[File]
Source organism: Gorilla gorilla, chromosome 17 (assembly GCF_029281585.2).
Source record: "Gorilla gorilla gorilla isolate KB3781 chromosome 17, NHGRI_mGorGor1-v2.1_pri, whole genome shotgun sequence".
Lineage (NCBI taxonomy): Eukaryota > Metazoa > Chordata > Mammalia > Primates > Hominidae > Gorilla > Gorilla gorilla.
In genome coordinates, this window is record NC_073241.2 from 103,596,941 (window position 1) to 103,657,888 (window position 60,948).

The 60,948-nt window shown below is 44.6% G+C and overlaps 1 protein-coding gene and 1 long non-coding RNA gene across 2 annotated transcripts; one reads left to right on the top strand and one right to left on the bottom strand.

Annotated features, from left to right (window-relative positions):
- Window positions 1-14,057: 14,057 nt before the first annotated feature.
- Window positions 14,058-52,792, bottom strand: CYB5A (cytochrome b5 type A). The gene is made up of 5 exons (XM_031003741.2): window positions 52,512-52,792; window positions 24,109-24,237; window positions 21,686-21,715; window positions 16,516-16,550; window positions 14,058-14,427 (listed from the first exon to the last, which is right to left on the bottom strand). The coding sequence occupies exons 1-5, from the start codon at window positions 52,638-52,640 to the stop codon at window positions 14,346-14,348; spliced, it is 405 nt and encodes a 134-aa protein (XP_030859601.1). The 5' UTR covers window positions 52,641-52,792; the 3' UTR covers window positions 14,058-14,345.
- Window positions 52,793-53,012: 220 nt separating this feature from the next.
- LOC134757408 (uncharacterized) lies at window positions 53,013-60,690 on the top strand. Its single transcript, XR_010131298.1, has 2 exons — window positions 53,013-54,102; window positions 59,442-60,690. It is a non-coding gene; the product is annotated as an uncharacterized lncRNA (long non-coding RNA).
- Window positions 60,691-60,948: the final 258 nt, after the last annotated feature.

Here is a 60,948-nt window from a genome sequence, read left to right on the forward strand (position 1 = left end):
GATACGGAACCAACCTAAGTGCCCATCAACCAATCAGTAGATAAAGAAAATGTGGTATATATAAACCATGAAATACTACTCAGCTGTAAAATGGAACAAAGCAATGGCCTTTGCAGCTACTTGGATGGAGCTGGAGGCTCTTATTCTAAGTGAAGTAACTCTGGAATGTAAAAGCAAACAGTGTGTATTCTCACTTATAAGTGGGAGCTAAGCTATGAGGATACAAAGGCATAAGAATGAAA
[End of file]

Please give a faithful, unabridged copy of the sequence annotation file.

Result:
Source organism: Gorilla gorilla, chromosome 17 (assembly GCF_029281585.2).
Source record: "Gorilla gorilla gorilla isolate KB3781 chromosome 17, NHGRI_mGorGor1-v2.1_pri, whole genome shotgun sequence".
Lineage (NCBI taxonomy): Eukaryota > Metazoa > Chordata > Mammalia > Primates > Hominidae > Gorilla > Gorilla gorilla.
In genome coordinates, this window is record NC_073241.2 from 103,596,941 (window position 1) to 103,657,888 (window position 60,948).

The 60,948-nt window shown below is 44.6% G+C and overlaps 1 protein-coding gene and 1 long non-coding RNA gene across 2 annotated transcripts; one reads left to right on the top strand and one right to left on the bottom strand.

Annotated features, from left to right (window-relative positions):
- Window positions 1-14,057: 14,057 nt before the first annotated feature.
- Window positions 14,058-52,792, bottom strand: CYB5A (cytochrome b5 type A). The gene is made up of 5 exons (XM_031003741.2): window positions 52,512-52,792; window positions 24,109-24,237; window positions 21,686-21,715; window positions 16,516-16,550; window positions 14,058-14,427 (listed from the first exon to the last, which is right to left on the bottom strand). The coding sequence occupies exons 1-5, from the start codon at window positions 52,638-52,640 to the stop codon at window positions 14,346-14,348; spliced, it is 405 nt and encodes a 134-aa protein (XP_030859601.1). The 5' UTR covers window positions 52,641-52,792; the 3' UTR covers window positions 14,058-14,345.
- Window positions 52,793-53,012: 220 nt separating this feature from the next.
- LOC134757408 (uncharacterized) lies at window positions 53,013-60,690 on the top strand. Its single transcript, XR_010131298.1, has 2 exons — window positions 53,013-54,102; window positions 59,442-60,690. It is a non-coding gene; the product is annotated as an uncharacterized lncRNA (long non-coding RNA).
- Window positions 60,691-60,948: the final 258 nt, after the last annotated feature.

Here is a 60,948-nt window from a genome sequence, read left to right on the forward strand (position 1 = left end):
GATACGGAACCAACCTAAGTGCCCATCAACCAATCAGTAGATAAAGAAAATGTGGTATATATAAACCATGAAATACTACTCAGCTGTAAAATGGAACAAAGCAATGGCCTTTGCAGCTACTTGGATGGAGCTGGAGGCTCTTATTCTAAGTGAAGTAACTCTGGAATGTAAAAGCAAACAGTGTGTATTCTCACTTATAAGTGGGAGCTAAGCTATGAGGATACAAAGGCATAAGAATGAAA